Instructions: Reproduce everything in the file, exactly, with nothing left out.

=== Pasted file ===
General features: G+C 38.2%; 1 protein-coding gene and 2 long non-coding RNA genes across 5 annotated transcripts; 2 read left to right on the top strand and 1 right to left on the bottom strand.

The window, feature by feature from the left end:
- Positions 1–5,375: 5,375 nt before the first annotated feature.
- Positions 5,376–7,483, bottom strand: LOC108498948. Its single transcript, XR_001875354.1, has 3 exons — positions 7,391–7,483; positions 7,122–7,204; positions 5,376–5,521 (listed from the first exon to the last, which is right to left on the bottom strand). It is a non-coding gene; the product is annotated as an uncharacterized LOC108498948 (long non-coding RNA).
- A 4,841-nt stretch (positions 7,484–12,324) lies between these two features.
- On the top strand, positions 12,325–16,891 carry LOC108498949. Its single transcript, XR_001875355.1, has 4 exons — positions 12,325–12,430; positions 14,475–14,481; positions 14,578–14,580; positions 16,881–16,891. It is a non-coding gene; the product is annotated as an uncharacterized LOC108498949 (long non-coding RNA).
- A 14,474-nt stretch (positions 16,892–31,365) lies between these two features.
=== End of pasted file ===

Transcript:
General features: G+C 38.2%; 1 protein-coding gene and 2 long non-coding RNA genes across 5 annotated transcripts; 2 read left to right on the top strand and 1 right to left on the bottom strand.

The window, feature by feature from the left end:
- Positions 1–5,375: 5,375 nt before the first annotated feature.
- Positions 5,376–7,483, bottom strand: LOC108498948. Its single transcript, XR_001875354.1, has 3 exons — positions 7,391–7,483; positions 7,122–7,204; positions 5,376–5,521 (listed from the first exon to the last, which is right to left on the bottom strand). It is a non-coding gene; the product is annotated as an uncharacterized LOC108498948 (long non-coding RNA).
- A 4,841-nt stretch (positions 7,484–12,324) lies between these two features.
- On the top strand, positions 12,325–16,891 carry LOC108498949. Its single transcript, XR_001875355.1, has 4 exons — positions 12,325–12,430; positions 14,475–14,481; positions 14,578–14,580; positions 16,881–16,891. It is a non-coding gene; the product is annotated as an uncharacterized LOC108498949 (long non-coding RNA).
- A 14,474-nt stretch (positions 16,892–31,365) lies between these two features.